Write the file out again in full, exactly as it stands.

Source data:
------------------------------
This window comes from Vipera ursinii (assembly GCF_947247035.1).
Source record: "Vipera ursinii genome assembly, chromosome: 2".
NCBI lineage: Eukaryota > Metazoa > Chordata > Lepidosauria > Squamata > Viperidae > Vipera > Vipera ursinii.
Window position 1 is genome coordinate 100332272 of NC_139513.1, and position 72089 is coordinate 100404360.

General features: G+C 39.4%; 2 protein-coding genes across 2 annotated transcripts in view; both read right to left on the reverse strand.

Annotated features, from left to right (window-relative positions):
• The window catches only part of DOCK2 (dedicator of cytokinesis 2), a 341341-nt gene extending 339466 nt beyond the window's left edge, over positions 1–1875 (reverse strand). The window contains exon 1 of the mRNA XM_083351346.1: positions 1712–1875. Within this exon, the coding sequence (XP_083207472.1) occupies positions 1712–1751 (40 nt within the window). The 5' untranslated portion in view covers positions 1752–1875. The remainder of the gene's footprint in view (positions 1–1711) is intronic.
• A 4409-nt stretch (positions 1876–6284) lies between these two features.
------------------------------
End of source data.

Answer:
This window comes from Vipera ursinii (assembly GCF_947247035.1).
Source record: "Vipera ursinii genome assembly, chromosome: 2".
NCBI lineage: Eukaryota > Metazoa > Chordata > Lepidosauria > Squamata > Viperidae > Vipera > Vipera ursinii.
Window position 1 is genome coordinate 100332272 of NC_139513.1, and position 72089 is coordinate 100404360.

General features: G+C 39.4%; 2 protein-coding genes across 2 annotated transcripts in view; both read right to left on the reverse strand.

Annotated features, from left to right (window-relative positions):
• The window catches only part of DOCK2 (dedicator of cytokinesis 2), a 341341-nt gene extending 339466 nt beyond the window's left edge, over positions 1–1875 (reverse strand). The window contains exon 1 of the mRNA XM_083351346.1: positions 1712–1875. Within this exon, the coding sequence (XP_083207472.1) occupies positions 1712–1751 (40 nt within the window). The 5' untranslated portion in view covers positions 1752–1875. The remainder of the gene's footprint in view (positions 1–1711) is intronic.
• A 4409-nt stretch (positions 1876–6284) lies between these two features.